American Players Theatre
5950 Golf Course Road
P.O. Box 819
Spring Green, WI 53588
Box Office: 608-588-2361
August 5 – October 7
Lorraine Hansberry’s poetic rendering of a family, with all the petals and thorns intact. Three generations of love and tension simmer in a South Side walk-up, sheltering five souls whose long-postponed dreams may just have waited long enough. Their story an encapsulation of what it means to be oppressed, before birth and beyond death; constantly pushing against the world, and each other. And through it all, knowing there’s always something to hope for. Always something to love. An exquisite work of art, as compelling today as when it first emerged on stage.
Featuring Gina Daniels, Alys Dickerson, Tim Gittings, Charence Higgins, Rasell Holt, Chiké Johnson, Gavin Lawrence, Derrick Moore & Deanna Reed-Foster
THIS PRODUCTION IS FUNDED, IN PART, BY A GENEROUS GIFT FROM U.S. BANK.
On the South Side of Chicago in the 1950s, the Youngers have lost their patriarch. But with this tragedy comes a rare financial gain for the family - a $10,000 insurance payment that could change their lives and fulfill dreams long postponed. As the family dynamics spin, it soon becomes clear that everyone has different ideas about how the money should be used, causing divisions, dishonesty and mistrust. A stunning classic that examines the ways racism suppresses the lives and aspirations of Black families.
APT's 'Raisin in the Sun' is a Portrait of Resilience
Lindsay Christians, The Cap Times, August 15, 2022
Sadly relevant: ‘A Raisin in the Sun’ remains a classic and APT’s production is haunting
Gwendolyn Rice, Isthmus, September 1, 2022
Dream of a Better World: A Review of A Raisin in the Sun at American Players Theatre
Ted C. Fishman, New City Stage, September 6, 2022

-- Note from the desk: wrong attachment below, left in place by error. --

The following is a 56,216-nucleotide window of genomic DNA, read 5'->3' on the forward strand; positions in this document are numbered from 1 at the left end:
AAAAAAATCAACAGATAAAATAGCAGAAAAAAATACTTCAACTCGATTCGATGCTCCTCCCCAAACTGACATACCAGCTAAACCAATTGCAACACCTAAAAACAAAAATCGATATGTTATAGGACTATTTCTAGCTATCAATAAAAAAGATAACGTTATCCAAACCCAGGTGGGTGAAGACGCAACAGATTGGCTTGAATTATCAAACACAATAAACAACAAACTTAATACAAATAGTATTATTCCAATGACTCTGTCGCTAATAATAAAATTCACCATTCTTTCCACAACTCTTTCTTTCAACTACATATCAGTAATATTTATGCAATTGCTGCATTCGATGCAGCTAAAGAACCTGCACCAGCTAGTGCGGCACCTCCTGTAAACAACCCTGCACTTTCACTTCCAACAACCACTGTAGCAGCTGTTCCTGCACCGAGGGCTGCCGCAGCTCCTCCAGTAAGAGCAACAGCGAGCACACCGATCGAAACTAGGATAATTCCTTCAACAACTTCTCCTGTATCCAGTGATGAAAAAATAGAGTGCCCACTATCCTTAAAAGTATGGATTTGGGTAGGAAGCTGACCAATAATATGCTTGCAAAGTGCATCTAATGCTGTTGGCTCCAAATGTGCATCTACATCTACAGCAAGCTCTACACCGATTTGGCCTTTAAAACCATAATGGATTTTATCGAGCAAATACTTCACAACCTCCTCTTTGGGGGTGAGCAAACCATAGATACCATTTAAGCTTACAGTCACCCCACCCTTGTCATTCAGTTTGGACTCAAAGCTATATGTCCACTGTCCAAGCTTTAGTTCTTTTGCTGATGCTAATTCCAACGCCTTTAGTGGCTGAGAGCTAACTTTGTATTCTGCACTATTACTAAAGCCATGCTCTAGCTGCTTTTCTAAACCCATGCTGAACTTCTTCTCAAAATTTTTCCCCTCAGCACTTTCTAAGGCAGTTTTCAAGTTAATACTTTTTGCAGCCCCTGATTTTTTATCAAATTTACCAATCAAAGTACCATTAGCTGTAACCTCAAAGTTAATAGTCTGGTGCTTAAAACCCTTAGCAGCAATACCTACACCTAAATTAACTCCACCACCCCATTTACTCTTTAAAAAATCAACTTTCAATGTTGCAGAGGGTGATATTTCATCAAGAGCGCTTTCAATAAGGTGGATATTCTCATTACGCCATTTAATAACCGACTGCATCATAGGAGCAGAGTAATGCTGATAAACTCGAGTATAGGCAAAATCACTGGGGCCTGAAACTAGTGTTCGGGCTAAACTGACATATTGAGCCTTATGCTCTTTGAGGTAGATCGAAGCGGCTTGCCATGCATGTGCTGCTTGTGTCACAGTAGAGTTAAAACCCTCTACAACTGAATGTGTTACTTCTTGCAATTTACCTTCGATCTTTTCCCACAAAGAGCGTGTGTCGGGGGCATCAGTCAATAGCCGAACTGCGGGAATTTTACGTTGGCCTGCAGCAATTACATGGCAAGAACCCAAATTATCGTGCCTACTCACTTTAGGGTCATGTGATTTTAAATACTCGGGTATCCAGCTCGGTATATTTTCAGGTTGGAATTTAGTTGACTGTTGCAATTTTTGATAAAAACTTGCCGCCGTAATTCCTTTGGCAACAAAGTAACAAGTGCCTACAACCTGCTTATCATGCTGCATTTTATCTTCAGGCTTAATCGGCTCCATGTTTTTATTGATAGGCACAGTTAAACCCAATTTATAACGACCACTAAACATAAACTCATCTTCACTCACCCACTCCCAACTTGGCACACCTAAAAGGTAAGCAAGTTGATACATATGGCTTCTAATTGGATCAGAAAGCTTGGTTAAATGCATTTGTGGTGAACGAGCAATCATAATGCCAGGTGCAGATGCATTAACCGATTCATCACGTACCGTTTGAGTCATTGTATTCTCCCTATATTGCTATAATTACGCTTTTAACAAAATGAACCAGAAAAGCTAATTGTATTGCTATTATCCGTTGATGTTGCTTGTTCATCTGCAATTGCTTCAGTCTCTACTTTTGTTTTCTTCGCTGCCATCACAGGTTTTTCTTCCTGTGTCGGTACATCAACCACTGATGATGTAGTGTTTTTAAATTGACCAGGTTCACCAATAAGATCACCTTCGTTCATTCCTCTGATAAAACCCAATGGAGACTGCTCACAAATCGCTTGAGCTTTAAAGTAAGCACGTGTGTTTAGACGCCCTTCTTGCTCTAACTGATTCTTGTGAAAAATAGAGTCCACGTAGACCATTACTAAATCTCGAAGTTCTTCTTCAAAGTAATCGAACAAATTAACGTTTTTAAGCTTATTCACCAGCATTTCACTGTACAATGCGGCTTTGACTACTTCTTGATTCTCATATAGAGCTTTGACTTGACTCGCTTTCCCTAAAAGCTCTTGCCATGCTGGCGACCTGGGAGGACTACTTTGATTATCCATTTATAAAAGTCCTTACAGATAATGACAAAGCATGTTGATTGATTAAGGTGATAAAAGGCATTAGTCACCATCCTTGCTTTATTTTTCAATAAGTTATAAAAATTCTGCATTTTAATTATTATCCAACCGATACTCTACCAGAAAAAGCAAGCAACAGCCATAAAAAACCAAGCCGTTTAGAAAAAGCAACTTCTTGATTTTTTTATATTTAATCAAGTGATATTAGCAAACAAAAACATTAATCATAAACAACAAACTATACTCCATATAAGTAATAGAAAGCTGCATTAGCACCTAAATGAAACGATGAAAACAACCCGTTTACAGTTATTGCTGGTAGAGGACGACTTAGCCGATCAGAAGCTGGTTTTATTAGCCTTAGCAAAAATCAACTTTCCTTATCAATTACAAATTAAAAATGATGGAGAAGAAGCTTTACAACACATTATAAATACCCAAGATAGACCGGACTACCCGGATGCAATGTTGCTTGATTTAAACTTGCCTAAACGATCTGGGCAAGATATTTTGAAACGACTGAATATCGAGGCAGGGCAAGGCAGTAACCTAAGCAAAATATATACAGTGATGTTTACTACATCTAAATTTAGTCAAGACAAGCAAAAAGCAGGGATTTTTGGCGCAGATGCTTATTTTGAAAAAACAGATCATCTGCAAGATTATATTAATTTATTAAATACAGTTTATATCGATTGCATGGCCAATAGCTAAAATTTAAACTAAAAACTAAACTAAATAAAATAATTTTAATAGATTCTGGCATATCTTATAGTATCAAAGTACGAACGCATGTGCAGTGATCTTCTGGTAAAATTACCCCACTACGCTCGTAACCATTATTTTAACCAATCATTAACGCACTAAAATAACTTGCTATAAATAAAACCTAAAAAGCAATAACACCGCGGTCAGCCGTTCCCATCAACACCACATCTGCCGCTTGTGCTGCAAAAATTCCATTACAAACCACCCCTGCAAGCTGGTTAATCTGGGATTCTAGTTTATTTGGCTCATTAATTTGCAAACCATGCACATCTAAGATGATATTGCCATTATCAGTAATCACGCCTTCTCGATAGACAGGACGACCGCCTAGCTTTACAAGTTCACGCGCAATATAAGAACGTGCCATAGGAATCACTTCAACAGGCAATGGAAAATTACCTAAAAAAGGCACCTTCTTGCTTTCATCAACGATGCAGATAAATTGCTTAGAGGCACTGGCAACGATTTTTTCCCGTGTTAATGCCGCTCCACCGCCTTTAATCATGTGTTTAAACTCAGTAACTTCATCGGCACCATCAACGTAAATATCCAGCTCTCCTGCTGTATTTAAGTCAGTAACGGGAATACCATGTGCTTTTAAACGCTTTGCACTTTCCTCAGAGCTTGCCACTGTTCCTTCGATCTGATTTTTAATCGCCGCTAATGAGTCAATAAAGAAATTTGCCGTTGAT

BY LANGSTON HUGHES
Lorraine Hansberry titled A Raisin in the Sun from a line in the poem "Harlem" by Langston Hughes, included below.
What happens to a dream deferred?
Does it dry up
like a raisin in the sun?
Or fester like a sore—
And then run?
Does it stink like rotten meat?
Or crust and sugar over—
like a syrupy sweet?
Maybe it just sags
like a heavy load.
Or does it explode?
Langston Hughes, "Harlem," originally published in the poem suite Montage of a Dream Deferred, copyright 1951.
A Raisin in the Sun is, at its core, a play about the depths of the familial bond and the human drive for progress. Each of the Youngers is trying to grow in a place too small to contain their power or their passions. This sense of containment creates inevitable tension as they each try to move their family forward the best way they know how. They just don't agree on the plan for progression.
Though most productions place Walter Lee Younger, Jr. at the center of this story because of the depth of his passion, I see two mothers, Ruth and Lena, quietly holding their family together and carrying the weight of the world as they do it. They understand that the roots of a family are what bind, but life cannot thrive if the soil is not tended. Their plan to move the family forward involves creating a fertile and open space where each family member can cultivate their dreams.
This play has had many productions and will continue to be one of the most important and well-crafted plays in the American Theater Canon. My hope is that this production illuminates not just the pain this family must endure but the love they have for one another that ultimately ensures their mutual growth.
–Tasia A. Jones